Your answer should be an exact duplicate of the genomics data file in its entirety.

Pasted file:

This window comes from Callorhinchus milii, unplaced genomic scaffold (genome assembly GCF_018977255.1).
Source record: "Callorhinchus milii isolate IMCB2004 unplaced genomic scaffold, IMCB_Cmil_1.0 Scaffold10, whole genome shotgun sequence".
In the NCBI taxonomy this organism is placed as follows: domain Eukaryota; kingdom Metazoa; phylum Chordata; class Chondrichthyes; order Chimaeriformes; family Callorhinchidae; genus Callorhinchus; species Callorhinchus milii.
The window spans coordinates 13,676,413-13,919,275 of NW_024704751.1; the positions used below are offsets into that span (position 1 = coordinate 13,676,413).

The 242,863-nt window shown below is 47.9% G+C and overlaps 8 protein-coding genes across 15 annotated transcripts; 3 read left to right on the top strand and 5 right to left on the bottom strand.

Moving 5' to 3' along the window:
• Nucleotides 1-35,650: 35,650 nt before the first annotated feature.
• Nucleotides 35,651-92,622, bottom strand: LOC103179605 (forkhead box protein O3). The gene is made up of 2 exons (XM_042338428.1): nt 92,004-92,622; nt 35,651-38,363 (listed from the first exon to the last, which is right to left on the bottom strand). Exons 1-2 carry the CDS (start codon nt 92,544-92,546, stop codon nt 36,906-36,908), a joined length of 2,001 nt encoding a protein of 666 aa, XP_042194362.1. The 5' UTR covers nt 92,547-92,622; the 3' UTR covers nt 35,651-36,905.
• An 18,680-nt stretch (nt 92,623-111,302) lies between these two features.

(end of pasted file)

This window comes from Callorhinchus milii, unplaced genomic scaffold (genome assembly GCF_018977255.1).
Source record: "Callorhinchus milii isolate IMCB2004 unplaced genomic scaffold, IMCB_Cmil_1.0 Scaffold10, whole genome shotgun sequence".
In the NCBI taxonomy this organism is placed as follows: domain Eukaryota; kingdom Metazoa; phylum Chordata; class Chondrichthyes; order Chimaeriformes; family Callorhinchidae; genus Callorhinchus; species Callorhinchus milii.
The window spans coordinates 13,676,413-13,919,275 of NW_024704751.1; the positions used below are offsets into that span (position 1 = coordinate 13,676,413).

The 242,863-nt window shown below is 47.9% G+C and overlaps 8 protein-coding genes across 15 annotated transcripts; 3 read left to right on the top strand and 5 right to left on the bottom strand.

Moving 5' to 3' along the window:
• Nucleotides 1-35,650: 35,650 nt before the first annotated feature.
• Nucleotides 35,651-92,622, bottom strand: LOC103179605 (forkhead box protein O3). The gene is made up of 2 exons (XM_042338428.1): nt 92,004-92,622; nt 35,651-38,363 (listed from the first exon to the last, which is right to left on the bottom strand). Exons 1-2 carry the CDS (start codon nt 92,544-92,546, stop codon nt 36,906-36,908), a joined length of 2,001 nt encoding a protein of 666 aa, XP_042194362.1. The 5' UTR covers nt 92,547-92,622; the 3' UTR covers nt 35,651-36,905.
• An 18,680-nt stretch (nt 92,623-111,302) lies between these two features.